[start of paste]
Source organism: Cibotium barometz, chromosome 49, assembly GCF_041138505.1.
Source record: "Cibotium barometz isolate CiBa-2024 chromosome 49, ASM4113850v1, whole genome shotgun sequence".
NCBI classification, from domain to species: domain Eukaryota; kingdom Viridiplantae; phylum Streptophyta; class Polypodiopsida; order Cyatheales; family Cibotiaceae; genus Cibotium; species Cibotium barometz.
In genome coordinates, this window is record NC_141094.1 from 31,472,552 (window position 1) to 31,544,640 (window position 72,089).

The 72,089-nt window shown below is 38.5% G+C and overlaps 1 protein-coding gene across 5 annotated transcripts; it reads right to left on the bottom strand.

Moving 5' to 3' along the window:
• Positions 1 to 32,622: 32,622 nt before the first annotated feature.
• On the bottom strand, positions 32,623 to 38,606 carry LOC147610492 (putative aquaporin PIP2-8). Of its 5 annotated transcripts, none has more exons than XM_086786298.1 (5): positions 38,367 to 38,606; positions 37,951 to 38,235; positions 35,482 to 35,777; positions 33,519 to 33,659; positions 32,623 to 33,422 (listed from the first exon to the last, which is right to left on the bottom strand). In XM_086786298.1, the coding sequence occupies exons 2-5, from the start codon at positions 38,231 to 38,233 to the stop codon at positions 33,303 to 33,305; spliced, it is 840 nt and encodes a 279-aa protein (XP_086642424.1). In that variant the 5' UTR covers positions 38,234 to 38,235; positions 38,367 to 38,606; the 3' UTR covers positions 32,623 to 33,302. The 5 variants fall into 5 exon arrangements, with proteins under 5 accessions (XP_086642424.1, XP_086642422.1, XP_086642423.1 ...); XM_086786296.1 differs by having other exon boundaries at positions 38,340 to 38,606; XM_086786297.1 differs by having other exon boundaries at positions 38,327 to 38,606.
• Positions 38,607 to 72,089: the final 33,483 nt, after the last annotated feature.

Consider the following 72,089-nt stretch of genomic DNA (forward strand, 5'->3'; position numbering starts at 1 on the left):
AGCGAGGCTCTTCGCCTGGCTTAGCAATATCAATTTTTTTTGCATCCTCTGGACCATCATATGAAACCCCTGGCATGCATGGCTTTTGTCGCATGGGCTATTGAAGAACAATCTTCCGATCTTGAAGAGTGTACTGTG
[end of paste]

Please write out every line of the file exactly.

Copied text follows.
Source organism: Cibotium barometz, chromosome 49, assembly GCF_041138505.1.
Source record: "Cibotium barometz isolate CiBa-2024 chromosome 49, ASM4113850v1, whole genome shotgun sequence".
NCBI classification, from domain to species: domain Eukaryota; kingdom Viridiplantae; phylum Streptophyta; class Polypodiopsida; order Cyatheales; family Cibotiaceae; genus Cibotium; species Cibotium barometz.
In genome coordinates, this window is record NC_141094.1 from 31,472,552 (window position 1) to 31,544,640 (window position 72,089).

The 72,089-nt window shown below is 38.5% G+C and overlaps 1 protein-coding gene across 5 annotated transcripts; it reads right to left on the bottom strand.

Moving 5' to 3' along the window:
• Positions 1 to 32,622: 32,622 nt before the first annotated feature.
• On the bottom strand, positions 32,623 to 38,606 carry LOC147610492 (putative aquaporin PIP2-8). Of its 5 annotated transcripts, none has more exons than XM_086786298.1 (5): positions 38,367 to 38,606; positions 37,951 to 38,235; positions 35,482 to 35,777; positions 33,519 to 33,659; positions 32,623 to 33,422 (listed from the first exon to the last, which is right to left on the bottom strand). In XM_086786298.1, the coding sequence occupies exons 2-5, from the start codon at positions 38,231 to 38,233 to the stop codon at positions 33,303 to 33,305; spliced, it is 840 nt and encodes a 279-aa protein (XP_086642424.1). In that variant the 5' UTR covers positions 38,234 to 38,235; positions 38,367 to 38,606; the 3' UTR covers positions 32,623 to 33,302. The 5 variants fall into 5 exon arrangements, with proteins under 5 accessions (XP_086642424.1, XP_086642422.1, XP_086642423.1 ...); XM_086786296.1 differs by having other exon boundaries at positions 38,340 to 38,606; XM_086786297.1 differs by having other exon boundaries at positions 38,327 to 38,606.
• Positions 38,607 to 72,089: the final 33,483 nt, after the last annotated feature.

Consider the following 72,089-nt stretch of genomic DNA (forward strand, 5'->3'; position numbering starts at 1 on the left):
AGCGAGGCTCTTCGCCTGGCTTAGCAATATCAATTTTTTTTGCATCCTCTGGACCATCATATGAAACCCCTGGCATGCATGGCTTTTGTCGCATGGGCTATTGAAGAACAATCTTCCGATCTTGAAGAGTGTACTGTG